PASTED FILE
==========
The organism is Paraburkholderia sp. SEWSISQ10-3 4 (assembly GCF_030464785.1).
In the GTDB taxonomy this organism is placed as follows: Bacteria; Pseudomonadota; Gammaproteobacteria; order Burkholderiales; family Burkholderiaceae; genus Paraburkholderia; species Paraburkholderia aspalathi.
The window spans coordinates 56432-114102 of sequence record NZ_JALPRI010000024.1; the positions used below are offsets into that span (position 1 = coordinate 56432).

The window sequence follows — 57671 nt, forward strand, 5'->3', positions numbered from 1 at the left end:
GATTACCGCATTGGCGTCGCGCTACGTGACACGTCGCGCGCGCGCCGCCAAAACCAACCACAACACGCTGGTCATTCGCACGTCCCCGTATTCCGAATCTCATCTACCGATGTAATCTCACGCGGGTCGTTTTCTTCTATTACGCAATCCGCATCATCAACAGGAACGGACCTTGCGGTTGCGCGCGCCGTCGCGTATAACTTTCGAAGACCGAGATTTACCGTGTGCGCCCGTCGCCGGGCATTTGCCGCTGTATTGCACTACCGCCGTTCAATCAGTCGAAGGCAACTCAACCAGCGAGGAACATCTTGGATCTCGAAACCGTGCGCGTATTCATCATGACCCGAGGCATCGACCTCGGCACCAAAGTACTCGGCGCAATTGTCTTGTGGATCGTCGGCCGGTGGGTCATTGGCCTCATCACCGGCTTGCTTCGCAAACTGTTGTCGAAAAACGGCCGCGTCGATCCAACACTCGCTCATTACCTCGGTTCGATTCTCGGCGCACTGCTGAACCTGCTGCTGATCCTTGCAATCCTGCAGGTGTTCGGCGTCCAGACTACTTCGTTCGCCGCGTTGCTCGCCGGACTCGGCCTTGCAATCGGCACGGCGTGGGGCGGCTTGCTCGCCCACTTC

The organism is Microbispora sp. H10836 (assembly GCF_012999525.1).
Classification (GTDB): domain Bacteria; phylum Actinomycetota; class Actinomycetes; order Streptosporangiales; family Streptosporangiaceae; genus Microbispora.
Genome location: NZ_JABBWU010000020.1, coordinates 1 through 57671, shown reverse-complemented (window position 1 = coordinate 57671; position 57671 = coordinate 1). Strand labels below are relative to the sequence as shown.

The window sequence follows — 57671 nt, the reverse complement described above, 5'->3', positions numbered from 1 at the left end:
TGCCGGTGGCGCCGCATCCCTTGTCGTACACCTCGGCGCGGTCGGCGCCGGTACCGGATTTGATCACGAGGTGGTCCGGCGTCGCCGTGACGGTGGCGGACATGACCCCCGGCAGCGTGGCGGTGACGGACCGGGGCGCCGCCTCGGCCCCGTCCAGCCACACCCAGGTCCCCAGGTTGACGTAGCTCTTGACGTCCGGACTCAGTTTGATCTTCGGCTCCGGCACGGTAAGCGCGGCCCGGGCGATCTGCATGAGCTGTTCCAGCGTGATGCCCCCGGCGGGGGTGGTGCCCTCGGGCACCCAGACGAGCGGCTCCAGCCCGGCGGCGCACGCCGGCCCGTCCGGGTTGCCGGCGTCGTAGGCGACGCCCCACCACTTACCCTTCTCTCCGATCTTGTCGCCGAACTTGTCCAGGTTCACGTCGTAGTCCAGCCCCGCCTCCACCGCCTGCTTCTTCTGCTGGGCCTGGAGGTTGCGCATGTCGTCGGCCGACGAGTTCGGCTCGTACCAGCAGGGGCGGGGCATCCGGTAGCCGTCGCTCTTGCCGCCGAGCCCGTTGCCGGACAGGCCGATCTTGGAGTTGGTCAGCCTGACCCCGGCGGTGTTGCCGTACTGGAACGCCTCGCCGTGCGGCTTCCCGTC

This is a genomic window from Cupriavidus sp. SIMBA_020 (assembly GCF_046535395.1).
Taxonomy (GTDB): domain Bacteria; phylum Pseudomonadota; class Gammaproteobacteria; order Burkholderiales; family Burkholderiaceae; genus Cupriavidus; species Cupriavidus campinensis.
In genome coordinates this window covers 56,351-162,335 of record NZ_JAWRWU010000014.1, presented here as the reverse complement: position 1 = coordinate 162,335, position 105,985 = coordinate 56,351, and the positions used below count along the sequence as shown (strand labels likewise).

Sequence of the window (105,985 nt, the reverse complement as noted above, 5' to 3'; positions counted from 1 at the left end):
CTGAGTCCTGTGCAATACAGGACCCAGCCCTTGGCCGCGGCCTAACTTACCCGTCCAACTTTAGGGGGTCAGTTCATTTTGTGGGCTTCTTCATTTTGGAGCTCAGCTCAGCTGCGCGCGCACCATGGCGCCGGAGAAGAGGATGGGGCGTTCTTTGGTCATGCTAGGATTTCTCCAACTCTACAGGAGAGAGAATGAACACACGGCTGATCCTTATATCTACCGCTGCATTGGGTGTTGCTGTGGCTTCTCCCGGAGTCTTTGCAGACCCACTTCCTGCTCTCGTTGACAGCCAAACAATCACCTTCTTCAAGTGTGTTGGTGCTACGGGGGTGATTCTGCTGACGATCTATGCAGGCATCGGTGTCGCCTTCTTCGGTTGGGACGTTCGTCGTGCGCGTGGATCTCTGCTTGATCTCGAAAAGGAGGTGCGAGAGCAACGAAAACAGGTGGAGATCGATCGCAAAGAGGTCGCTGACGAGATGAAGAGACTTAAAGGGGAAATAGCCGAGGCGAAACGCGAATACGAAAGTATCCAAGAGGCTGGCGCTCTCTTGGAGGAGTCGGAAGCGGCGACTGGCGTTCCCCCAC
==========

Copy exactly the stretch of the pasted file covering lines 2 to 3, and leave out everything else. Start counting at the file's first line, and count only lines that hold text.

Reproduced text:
In the GTDB taxonomy this organism is placed as follows: Bacteria; Pseudomonadota; Gammaproteobacteria; order Burkholderiales; family Burkholderiaceae; genus Paraburkholderia; species Paraburkholderia aspalathi.
The window spans coordinates 56432-114102 of sequence record NZ_JALPRI010000024.1; the positions used below are offsets into that span (position 1 = coordinate 56432).